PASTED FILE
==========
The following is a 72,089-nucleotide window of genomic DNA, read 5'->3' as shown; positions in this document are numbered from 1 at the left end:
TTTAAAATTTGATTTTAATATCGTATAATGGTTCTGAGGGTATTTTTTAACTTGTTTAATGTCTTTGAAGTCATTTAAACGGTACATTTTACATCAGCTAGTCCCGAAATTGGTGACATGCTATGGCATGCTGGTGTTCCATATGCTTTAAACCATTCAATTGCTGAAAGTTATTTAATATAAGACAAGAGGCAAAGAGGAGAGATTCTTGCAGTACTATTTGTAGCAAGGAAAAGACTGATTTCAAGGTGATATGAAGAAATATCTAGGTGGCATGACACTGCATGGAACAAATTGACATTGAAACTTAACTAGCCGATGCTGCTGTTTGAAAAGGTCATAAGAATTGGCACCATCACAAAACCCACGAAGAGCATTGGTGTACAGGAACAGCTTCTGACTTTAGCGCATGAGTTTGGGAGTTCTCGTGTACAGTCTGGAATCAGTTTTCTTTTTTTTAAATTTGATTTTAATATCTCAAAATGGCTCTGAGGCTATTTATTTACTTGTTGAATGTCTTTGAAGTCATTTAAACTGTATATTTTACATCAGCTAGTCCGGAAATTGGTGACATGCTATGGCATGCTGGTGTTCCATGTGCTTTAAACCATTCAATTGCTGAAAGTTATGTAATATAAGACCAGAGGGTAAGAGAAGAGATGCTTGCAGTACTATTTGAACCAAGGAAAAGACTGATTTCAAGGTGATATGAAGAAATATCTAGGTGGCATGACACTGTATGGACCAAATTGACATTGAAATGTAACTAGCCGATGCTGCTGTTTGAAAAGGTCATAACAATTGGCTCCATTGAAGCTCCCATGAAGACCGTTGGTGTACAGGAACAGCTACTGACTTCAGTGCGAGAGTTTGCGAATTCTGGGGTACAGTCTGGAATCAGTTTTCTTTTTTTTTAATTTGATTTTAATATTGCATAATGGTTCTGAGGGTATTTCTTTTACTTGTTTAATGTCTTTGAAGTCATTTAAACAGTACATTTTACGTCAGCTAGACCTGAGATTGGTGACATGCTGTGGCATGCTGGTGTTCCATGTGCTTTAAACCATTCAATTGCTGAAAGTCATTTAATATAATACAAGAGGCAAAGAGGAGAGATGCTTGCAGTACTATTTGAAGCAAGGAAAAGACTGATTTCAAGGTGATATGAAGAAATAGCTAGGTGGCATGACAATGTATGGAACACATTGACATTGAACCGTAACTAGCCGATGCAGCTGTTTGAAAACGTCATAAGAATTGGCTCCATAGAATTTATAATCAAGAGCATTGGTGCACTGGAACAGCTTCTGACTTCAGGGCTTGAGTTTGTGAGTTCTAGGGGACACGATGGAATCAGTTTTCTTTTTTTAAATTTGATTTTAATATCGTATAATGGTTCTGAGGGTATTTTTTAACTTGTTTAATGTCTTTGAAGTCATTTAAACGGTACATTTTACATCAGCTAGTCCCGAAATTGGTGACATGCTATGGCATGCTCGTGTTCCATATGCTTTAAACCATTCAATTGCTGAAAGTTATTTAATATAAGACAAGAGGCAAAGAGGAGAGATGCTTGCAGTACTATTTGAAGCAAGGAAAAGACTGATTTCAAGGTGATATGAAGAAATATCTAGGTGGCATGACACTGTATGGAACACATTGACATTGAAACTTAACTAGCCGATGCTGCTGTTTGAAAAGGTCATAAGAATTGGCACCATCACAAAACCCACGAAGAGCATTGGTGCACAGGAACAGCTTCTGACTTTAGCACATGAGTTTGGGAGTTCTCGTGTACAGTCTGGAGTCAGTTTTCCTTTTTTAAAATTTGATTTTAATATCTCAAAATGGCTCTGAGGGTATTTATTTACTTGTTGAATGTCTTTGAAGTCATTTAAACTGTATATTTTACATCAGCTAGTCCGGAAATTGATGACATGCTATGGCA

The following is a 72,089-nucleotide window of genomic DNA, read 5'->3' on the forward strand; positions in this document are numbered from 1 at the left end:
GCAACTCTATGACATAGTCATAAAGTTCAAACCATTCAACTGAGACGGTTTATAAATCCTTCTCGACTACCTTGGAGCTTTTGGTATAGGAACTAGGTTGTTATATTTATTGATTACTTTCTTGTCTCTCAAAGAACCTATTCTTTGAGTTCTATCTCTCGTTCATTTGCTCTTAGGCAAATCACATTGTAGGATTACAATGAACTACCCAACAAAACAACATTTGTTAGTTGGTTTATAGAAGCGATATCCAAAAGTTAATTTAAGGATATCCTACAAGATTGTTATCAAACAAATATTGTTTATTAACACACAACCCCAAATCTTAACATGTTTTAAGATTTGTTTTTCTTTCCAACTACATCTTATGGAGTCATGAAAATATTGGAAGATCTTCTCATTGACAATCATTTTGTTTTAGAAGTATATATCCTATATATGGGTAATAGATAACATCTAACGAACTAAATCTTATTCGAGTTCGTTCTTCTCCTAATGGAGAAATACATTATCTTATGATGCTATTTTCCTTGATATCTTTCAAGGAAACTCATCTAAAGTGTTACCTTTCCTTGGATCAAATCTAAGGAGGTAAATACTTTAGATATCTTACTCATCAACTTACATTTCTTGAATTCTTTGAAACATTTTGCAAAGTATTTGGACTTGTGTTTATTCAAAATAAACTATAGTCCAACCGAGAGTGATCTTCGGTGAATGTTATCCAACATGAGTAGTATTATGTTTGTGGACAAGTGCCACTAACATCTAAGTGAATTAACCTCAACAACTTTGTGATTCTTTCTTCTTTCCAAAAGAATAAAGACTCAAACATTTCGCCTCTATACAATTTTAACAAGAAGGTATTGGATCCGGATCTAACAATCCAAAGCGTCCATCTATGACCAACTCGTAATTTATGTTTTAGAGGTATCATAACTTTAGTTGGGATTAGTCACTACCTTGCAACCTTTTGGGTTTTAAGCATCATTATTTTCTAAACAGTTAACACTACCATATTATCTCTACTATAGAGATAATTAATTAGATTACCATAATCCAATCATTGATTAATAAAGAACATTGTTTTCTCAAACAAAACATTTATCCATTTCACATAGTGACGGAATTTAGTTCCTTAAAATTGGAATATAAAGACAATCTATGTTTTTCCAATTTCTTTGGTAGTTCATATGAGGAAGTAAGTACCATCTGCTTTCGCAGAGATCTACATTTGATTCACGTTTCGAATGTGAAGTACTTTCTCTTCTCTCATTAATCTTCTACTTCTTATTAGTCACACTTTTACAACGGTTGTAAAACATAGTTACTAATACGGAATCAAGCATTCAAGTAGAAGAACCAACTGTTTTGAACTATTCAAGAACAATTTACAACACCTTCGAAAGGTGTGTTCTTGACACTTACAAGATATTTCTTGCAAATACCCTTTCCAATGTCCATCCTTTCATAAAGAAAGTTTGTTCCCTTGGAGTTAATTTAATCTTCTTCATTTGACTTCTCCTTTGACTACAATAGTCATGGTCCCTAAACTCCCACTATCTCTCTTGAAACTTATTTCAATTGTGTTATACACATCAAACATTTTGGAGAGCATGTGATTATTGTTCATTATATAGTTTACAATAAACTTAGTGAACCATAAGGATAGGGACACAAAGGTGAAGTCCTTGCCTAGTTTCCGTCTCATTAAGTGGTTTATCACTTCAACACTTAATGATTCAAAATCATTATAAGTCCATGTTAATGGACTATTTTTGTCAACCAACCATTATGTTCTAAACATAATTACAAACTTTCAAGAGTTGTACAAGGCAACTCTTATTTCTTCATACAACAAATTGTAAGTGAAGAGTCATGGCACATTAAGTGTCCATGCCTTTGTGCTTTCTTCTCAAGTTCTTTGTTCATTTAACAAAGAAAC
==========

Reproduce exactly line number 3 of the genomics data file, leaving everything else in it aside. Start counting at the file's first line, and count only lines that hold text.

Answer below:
The following is a 72,089-nucleotide window of genomic DNA, read 5'->3' on the forward strand; positions in this document are numbered from 1 at the left end: